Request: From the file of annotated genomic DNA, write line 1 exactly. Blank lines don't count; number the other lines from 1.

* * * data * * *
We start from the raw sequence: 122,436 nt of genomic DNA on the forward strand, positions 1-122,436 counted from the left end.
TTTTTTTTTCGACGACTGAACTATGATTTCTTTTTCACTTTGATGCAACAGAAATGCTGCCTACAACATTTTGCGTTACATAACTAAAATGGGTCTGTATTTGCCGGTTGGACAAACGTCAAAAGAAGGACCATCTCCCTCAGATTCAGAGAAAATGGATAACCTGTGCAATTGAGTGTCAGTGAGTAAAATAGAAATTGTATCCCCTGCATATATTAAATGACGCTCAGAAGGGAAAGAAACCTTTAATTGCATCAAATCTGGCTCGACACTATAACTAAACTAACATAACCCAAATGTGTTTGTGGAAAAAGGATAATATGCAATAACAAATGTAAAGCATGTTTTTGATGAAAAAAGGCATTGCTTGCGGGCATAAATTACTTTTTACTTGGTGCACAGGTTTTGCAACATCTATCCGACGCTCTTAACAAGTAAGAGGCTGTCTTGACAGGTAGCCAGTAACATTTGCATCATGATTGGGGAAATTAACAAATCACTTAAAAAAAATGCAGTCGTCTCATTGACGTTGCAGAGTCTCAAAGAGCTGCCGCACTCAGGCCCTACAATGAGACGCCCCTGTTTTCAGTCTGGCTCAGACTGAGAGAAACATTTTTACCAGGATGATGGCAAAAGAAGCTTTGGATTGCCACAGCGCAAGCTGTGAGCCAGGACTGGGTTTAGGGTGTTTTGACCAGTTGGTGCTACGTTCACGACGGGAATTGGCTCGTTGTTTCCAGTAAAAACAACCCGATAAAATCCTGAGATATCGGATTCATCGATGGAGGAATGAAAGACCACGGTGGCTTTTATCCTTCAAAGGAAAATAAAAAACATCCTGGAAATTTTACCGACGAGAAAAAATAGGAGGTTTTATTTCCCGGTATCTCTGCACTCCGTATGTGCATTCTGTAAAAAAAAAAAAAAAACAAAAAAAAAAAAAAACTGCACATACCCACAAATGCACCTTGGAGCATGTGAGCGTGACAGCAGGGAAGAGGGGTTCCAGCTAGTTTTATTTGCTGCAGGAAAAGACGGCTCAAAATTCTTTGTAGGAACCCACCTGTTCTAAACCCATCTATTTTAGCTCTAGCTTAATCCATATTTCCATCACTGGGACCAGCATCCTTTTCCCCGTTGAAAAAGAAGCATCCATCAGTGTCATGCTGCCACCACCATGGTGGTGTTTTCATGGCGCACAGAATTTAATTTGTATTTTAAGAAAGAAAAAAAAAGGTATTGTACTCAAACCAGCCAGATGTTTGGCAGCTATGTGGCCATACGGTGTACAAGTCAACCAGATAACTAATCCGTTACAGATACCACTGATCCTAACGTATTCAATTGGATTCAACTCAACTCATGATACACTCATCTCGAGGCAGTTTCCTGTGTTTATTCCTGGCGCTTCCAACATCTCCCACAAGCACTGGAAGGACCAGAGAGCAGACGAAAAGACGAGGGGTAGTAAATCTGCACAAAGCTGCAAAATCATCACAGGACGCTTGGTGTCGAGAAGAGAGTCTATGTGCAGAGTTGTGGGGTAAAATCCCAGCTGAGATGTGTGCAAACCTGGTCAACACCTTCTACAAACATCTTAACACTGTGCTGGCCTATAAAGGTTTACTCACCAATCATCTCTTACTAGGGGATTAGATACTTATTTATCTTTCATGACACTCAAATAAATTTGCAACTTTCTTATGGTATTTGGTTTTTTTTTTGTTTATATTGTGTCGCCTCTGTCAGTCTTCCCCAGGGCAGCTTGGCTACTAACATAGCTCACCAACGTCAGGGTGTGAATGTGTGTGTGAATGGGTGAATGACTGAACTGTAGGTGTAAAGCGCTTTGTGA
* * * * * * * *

We start from the raw sequence: 122,436 nt of genomic DNA on the forward strand, positions 1-122,436 counted from the left end.